'Hijabs beautiful' Indonesians tell NY fashion week
"We're not oppressed and we just want to show the world that we still can be beautiful, stylish with our hijab on," said designer Dian Pelangi, 26, who has 4.8 million followers on Instagram.
She was one of five Indonesian luxury ready-to-wear designers, joined by an accessories designer, who presented collections at the show "Indonesian Diversity" -- held opposite a special needs school in Chelsea on the first day of fashion week.
Two of the five fell into the category "modest fashion" -- in this instance designed specifically for the affluent, modern, religiously observant Muslim woman -- and featured models all of whom covered their hair Islamic style.
Pelangi was one, Vivi Zubedi, 30, the other. Making her New York fashion week debut, Zubedi felt moved to come partly because of Donald Trump, who has sought to restrict immigration from certain Muslim majority countries.
"Mr. president, I love your country and also I love your people, and we will not (do) anything to you or your people. We are all the same, it's about humanity," the Jakarta-based designer told AFP, overcome with emotion.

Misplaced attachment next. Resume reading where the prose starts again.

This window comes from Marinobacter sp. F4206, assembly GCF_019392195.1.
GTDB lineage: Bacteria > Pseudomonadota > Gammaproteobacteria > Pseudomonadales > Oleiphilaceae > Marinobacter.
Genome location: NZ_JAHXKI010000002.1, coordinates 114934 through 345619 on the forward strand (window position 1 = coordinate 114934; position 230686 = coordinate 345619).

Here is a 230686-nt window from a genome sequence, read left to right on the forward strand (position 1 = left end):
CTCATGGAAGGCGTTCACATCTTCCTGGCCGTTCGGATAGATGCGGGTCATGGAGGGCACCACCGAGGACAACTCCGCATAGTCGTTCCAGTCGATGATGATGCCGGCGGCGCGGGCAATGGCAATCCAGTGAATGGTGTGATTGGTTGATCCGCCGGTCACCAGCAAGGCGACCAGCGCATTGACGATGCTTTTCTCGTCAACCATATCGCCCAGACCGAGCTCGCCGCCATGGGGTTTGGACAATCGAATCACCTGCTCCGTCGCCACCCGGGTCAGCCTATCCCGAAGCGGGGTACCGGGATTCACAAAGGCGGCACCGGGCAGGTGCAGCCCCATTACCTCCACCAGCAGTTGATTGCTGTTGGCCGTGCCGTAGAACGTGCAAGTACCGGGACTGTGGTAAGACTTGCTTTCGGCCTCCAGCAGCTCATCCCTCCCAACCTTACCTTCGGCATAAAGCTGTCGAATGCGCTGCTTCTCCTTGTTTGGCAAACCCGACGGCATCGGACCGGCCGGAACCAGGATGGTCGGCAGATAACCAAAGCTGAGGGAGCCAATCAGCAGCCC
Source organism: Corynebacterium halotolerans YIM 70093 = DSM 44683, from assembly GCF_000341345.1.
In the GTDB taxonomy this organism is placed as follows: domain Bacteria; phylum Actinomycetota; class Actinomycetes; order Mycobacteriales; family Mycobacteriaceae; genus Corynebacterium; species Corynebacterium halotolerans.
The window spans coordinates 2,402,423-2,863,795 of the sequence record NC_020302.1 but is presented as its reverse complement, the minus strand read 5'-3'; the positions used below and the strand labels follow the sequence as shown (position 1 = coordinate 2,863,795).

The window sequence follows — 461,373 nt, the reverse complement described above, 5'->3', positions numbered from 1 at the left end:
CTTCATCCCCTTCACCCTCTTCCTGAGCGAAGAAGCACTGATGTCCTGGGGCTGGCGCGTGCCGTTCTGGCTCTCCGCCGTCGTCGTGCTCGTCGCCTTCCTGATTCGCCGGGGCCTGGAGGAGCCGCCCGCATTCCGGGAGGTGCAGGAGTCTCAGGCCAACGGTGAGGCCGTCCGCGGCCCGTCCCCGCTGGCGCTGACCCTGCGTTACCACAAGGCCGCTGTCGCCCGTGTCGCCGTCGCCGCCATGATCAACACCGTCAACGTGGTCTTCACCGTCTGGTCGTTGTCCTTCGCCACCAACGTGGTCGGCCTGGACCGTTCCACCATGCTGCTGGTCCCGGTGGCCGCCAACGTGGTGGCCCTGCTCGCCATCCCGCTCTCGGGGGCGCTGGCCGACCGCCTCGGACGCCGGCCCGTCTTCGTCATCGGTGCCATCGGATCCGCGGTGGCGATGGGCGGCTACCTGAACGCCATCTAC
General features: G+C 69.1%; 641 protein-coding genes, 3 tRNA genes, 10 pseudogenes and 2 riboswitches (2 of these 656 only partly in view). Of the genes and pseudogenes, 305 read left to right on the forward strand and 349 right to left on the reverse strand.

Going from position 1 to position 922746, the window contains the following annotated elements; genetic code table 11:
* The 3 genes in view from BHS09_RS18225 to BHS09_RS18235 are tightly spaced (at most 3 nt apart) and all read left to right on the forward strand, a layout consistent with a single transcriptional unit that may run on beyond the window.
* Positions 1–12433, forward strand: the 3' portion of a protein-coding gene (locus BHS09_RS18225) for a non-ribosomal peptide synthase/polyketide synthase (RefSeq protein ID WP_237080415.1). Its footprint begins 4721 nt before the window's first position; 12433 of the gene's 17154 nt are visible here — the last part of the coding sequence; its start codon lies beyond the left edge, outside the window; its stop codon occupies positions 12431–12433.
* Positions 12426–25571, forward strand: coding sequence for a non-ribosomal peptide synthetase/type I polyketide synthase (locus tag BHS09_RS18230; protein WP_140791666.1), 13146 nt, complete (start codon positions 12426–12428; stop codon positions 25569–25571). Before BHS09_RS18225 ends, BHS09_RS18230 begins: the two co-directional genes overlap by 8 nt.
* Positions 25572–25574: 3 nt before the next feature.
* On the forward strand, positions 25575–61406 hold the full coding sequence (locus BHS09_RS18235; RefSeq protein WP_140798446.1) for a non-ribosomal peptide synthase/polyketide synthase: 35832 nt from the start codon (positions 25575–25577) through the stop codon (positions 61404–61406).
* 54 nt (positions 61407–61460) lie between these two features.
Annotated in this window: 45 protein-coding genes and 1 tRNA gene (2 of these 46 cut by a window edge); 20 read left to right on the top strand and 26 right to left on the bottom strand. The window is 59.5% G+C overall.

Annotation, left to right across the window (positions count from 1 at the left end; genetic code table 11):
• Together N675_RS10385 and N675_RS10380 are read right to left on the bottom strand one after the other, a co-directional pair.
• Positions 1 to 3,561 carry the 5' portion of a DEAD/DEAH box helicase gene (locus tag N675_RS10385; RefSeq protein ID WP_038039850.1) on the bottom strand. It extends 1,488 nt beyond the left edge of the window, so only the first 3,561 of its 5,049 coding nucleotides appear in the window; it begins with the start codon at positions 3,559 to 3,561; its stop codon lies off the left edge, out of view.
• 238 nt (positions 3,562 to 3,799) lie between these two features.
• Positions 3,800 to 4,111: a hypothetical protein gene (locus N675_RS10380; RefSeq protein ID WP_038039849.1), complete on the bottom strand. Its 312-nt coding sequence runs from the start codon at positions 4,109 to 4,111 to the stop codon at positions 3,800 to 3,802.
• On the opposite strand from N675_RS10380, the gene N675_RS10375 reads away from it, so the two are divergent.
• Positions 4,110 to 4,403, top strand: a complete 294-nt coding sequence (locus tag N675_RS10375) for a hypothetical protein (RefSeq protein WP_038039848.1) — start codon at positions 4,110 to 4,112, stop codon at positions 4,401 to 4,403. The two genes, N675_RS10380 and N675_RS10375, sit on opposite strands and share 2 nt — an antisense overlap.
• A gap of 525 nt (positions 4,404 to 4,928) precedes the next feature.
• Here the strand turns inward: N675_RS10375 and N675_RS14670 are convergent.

Instead of the usual stick thin, white model types, the front row featured guests dressed to the nines in hijabs and Chanel bags, black women dressed to accentuate every curve, Latinas, and guests from across Asia and the Middle East.
Pelangi's elegant collection was a riot of colorful Indonesian materials, Batik print and tie dye -- covering women from head to toe in full skirts, wide pants, loose fitting jackets and rich brocade.
Covering the models hair were statement scarfs wrapped over and under raised head pieces as aristocratic as a noble woman's in Medieval or Renaissance Europe.
Pelangi said inspiration came from the bestselling book "Humans of New York" by US photographer Brandon Stanton who documents the diversity of the 8.5 million people who live in the city.
Zubedi's look was more conservative still -- her signature abaya -- the loose flowing head to toe black garment obligatory in Saudi Arabia and adopted by some of the most strictly observant Muslim women elsewhere.
Sewn onto the back of her colorful gowns were "Mekkah, Madinah, Jannah" -- two sites of Muslim pilgrimage and the Arabic word for paradise -- and the phrase "all colors matter."
"I love the US every much and I have a lot of clients here," Zubedi told AFP. "Hijab is beautiful, we are all still human no matter what religion you are. We are still the same."
Diversity is a buzz word this season as the fashion establishment makes known its disgust with the Trump administration. Models of all sizes and colors are more prominent and social media is challenging the monopoly once set by editors.
Thursday's show comes a year after Indonesia's Anniesa Hasibuan broke new ground by staging the first New York runway show featuring models all wearing the hijab.
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